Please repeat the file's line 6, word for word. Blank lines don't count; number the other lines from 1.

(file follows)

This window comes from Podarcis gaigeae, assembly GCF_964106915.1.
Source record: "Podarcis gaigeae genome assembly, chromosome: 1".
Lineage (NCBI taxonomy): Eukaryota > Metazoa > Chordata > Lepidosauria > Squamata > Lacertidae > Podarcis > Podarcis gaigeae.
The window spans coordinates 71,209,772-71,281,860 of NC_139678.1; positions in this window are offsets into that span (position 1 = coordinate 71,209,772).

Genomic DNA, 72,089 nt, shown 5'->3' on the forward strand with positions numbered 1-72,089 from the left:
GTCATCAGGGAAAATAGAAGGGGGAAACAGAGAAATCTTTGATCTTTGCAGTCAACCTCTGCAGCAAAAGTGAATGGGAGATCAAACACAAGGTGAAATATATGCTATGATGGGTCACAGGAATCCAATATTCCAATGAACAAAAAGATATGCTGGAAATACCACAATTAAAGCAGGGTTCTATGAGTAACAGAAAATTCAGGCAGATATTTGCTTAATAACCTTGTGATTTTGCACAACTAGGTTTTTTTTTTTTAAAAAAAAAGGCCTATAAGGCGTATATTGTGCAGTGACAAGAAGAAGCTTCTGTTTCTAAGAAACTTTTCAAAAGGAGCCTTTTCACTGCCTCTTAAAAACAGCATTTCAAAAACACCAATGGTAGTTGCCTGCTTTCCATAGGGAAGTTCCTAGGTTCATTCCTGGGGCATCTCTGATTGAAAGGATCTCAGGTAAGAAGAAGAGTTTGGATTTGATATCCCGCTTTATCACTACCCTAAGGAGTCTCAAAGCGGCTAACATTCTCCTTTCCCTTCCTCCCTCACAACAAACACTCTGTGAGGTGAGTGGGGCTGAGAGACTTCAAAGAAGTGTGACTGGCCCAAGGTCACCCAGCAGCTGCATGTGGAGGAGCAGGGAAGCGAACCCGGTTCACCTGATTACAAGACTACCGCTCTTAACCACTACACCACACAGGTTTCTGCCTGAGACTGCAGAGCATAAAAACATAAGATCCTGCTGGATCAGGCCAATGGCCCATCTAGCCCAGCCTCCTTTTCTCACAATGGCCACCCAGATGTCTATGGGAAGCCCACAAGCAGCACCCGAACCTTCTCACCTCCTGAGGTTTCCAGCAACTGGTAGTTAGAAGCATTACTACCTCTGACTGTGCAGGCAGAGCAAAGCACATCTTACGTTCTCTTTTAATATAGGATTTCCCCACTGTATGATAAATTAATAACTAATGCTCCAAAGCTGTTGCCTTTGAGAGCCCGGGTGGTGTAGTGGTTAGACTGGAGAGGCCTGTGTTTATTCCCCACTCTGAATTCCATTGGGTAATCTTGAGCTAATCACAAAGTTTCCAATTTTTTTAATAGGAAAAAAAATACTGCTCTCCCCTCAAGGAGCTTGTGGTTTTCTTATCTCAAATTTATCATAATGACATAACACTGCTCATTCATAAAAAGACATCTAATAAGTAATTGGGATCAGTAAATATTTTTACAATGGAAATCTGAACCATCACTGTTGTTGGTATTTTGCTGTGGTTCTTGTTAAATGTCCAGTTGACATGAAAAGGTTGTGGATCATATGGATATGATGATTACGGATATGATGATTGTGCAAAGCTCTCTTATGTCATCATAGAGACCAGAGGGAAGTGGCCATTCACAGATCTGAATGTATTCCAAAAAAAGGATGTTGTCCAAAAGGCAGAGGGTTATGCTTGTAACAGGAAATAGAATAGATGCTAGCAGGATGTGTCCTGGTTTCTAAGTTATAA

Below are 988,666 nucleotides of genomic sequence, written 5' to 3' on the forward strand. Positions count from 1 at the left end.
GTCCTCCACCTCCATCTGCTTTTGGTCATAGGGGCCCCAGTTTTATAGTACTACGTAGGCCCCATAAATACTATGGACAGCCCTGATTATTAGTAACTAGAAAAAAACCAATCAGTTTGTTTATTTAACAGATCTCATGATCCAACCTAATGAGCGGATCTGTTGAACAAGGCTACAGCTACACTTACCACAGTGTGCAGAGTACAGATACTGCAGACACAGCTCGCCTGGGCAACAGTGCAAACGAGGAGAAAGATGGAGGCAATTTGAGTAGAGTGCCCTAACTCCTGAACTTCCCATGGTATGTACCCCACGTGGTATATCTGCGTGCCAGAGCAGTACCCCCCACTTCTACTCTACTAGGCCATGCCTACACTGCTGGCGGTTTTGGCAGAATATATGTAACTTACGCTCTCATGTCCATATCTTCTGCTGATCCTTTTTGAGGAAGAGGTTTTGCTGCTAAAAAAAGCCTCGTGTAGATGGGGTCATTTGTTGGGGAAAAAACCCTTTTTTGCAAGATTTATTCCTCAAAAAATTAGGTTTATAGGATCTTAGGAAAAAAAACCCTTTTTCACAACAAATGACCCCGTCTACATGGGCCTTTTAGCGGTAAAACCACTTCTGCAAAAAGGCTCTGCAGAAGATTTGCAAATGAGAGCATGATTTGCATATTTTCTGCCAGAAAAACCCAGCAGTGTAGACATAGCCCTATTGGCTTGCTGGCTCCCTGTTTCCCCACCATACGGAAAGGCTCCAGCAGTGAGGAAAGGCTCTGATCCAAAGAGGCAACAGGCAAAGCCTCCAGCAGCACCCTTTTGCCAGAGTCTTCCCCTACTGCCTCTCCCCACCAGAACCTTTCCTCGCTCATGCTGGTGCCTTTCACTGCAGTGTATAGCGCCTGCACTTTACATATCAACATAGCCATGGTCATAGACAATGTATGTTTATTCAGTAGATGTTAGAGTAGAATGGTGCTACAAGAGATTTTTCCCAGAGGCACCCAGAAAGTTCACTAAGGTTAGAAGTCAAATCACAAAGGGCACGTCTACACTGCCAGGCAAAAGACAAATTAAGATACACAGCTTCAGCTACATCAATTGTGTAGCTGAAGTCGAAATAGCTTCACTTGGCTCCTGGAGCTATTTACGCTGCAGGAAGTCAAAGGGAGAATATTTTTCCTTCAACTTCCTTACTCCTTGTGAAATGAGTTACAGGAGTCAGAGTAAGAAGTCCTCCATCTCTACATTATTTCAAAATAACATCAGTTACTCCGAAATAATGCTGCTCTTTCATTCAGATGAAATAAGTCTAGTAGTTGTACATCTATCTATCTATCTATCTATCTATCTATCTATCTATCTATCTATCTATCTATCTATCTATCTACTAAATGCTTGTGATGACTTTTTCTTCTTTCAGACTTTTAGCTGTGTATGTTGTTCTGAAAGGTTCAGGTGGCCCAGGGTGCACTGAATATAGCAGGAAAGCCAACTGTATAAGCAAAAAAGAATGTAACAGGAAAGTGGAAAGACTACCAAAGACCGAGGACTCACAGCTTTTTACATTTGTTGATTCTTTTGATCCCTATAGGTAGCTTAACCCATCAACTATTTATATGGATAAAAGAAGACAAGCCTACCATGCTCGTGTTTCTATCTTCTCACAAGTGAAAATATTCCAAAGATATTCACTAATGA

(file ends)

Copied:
GTCATCAGGGAAAATAGAAGGGGGAAACAGAGAAATCTTTGATCTTTGCAGTCAACCTCTGCAGCAAAAGTGAATGGGAGATCAAACACAAGGTGAAATATATGCTATGATGGGTCACAGGAATCCAATATTCCAATGAACAAAAAGATATGCTGGAAATACCACAATTAAAGCAGGGTTCTATGAGTAACAGAAAATTCAGGCAGATATTTGCTTAATAACCTTGTGATTTTGCACAACTAGGTTTTTTTTTTTTAAAAAAAAAGGCCTATAAGGCGTATATTGTGCAGTGACAAGAAGAAGCTTCTGTTTCTAAGAAACTTTTCAAAAGGAGCCTTTTCACTGCCTCTTAAAAACAGCATTTCAAAAACACCAATGGTAGTTGCCTGCTTTCCATAGGGAAGTTCCTAGGTTCATTCCTGGGGCATCTCTGATTGAAAGGATCTCAGGTAAGAAGAAGAGTTTGGATTTGATATCCCGCTTTATCACTACCCTAAGGAGTCTCAAAGCGGCTAACATTCTCCTTTCCCTTCCTCCCTCACAACAAACACTCTGTGAGGTGAGTGGGGCTGAGAGACTTCAAAGAAGTGTGACTGGCCCAAGGTCACCCAGCAGCTGCATGTGGAGGAGCAGGGAAGCGAACCCGGTTCACCTGATTACAAGACTACCGCTCTTAACCACTACACCACACAGGTTTCTGCCTGAGACTGCAGAGCATAAAAACATAAGATCCTGCTGGATCAGGCCAATGGCCCATCTAGCCCAGCCTCCTTTTCTCACAATGGCCACCCAGATGTCTATGGGAAGCCCACAAGCAGCACCCGAACCTTCTCACCTCCTGAGGTTTCCAGCAACTGGTAGTTAGAAGCATTACTACCTCTGACTGTGCAGGCAGAGCAAAGCACATCTTACGTTCTCTTTTAATATAGGATTTCCCCACTGTATGATAAATTAATAACTAATGCTCCAAAGCTGTTGCCTTTGAGAGCCCGGGTGGTGTAGTGGTTAGACTGGAGAGGCCTGTGTTTATTCCCCACTCTGAATTCCATTGGGTAATCTTGAGCTAATCACAAAGTTTCCAATTTTTTTAATAGGAAAAAAAATACTGCTCTCCCCTCAAGGAGCTTGTGGTTTTCTTATCTCAAATTTATCATAATGACATAACACTGCTCATTCATAAAAAGACATCTAATAAGTAATTGGGATCAGTAAATATTTTTACAATGGAAATCTGAACCATCACTGTTGTTGGTATTTTGCTGTGGTTCTTGTTAAATGTCCAGTTGACATGAAAAGGTTGTGGATCATATGGATATGATGATTACGGATATGATGATTGTGCAAAGCTCTCTTATGTCATCATAGAGACCAGAGGGAAGTGGCCATTCACAGATCTGAATGTATTCCAAAAAAAGGATGTTGTCCAAAAGGCAGAGGGTTATGCTTGTAACAGGAAATAGAATAGATGCTAGCAGGATGTGTCCTGGTTTCTAAGTTATAA